Faced with a clamor in his party for stricter gun control in the wake of the Colorado movie-theater massacre, President Obama said Wednesday night he would "leave no stone unturned" in seeking new measures to reduce violence nationwide, including more restrictive background checks on gun purchases.
"A lot of gun owners would agree that AK-47s belong in the hands of soldiers, not in the hands of criminals," Mr. Obama said at the annual National Urban League convention in New Orleans. "They belong on the battlefield of war, not on the streets of our cities."
The president blamed "politics and lobbying" for defeating gun-control measures when outcries arise after mass shootings in the U.S. And he said the nation's attention should not just be focused on mass shootings, such as the one on Friday in Aurora, Colo., but on the daily shooting deaths of youths from gun violence in major cities.
"Every day, the number of young people we lose to violence is about the same as the number of people we lost in that movie theater," Mr. Obama said. "For every Columbine or Virginia Tech, there are dozens gunned down on the streets of Chicago or Atlanta, here in New Orleans. Violence plagues the biggest cities, but it also plagues the smallest towns."
It was Mr. Obama's first comment on gun violence since the shooting in Aurora that killed 12 people and wounded 58. Police said James Holmes, 24, carried out the killings with an assault rifle, a shotgun and two handguns.
Progressives are pushing Mr. Obama, who campaigned four years ago on a platform of stricter gun control, to speak out on the subject and use the tragedy to impose stricter gun regulations. But the White House has been saying since the shooting last week that Mr. Obama has no plans to seek new gun legislation.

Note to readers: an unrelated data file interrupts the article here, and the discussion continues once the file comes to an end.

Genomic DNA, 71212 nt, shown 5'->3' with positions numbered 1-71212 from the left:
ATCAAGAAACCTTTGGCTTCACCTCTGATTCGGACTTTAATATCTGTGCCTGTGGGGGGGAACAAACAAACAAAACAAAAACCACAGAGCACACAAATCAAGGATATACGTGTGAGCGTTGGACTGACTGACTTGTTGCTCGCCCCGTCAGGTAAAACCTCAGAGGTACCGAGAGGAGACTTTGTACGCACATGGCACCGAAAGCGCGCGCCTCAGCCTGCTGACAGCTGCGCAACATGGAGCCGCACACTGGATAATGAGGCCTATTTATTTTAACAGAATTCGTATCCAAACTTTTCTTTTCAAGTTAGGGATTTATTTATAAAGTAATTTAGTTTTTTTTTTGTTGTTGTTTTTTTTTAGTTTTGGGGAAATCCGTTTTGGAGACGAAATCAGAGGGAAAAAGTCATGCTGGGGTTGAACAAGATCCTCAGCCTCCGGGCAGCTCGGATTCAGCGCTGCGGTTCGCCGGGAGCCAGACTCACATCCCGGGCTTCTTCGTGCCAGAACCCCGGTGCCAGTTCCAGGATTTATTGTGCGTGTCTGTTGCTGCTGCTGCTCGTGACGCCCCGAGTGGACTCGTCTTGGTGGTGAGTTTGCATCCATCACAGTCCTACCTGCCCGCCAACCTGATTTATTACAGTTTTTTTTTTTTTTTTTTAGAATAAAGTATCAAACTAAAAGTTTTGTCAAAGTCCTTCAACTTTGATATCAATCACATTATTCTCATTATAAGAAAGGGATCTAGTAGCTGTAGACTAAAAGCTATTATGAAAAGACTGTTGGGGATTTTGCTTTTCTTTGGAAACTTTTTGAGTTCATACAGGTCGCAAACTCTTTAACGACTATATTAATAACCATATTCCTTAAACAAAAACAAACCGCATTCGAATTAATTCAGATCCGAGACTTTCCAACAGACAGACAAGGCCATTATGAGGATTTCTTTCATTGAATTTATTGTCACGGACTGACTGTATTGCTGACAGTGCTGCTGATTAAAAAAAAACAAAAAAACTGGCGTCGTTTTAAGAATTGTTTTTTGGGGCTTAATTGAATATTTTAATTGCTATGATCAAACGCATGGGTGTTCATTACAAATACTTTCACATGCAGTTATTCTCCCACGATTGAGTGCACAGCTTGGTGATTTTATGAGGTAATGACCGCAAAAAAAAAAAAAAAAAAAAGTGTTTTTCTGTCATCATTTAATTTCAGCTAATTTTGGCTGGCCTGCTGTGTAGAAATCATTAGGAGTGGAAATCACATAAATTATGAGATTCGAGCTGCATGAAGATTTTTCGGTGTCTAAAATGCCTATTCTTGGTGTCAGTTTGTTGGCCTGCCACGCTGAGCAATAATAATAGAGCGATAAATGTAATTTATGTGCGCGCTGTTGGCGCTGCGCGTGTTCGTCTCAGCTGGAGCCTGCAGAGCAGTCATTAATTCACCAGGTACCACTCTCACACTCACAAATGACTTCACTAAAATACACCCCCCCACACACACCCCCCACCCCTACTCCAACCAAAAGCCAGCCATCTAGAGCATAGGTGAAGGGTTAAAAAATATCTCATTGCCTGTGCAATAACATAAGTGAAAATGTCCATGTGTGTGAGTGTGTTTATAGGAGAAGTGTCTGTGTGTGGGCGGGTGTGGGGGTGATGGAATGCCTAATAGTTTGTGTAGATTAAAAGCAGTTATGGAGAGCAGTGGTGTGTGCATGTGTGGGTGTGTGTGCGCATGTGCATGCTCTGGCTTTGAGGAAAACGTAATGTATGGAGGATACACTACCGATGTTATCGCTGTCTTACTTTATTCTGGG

The president used the speech to the Urban League to defend his own actions to date on gun control, as much as to call for tougher controls.
"We've been able to take some actions on our own, recognizing that it's not always easy to get things through Congress these days," Mr. Obama said. "The background checks on those looking to purchase firearms are now more thorough and more complete. Instead of just throwing more money at the problem of violence, the federal government is now in the trenches with communities and schools and law enforcement … we're partnering with local officials to reduce crime using best practices."
He added that the administration has been promoting intervention programs to keep young people out of gangs.
But he said those steps have not been effective enough, and blamed "opposition in Congress" for preventing more restrictive gun laws.
"I, like most Americans, believe that the Second Amendment guarantees an individual the right to bear arms," Mr. Obama said. "But I also believe that the majority of gun owners would agree that we should do everything possible to prevent criminals and fugitives from purchasing weapons, that we should check someone's criminal record before they can [purchase a gun], that a mentally unbalanced individual should not be able to get his hands on a gun so easily. These steps shouldn't be controversial, they should be common sense. So I'm going to continue to work with members of both parties and with religious groups and with civic organizations to arrive at a consensus around violence reduction. Not just of gun violence, but violence at every level."
© Copyright 2015 The Washington Times, LLC. Click here for reprint permission.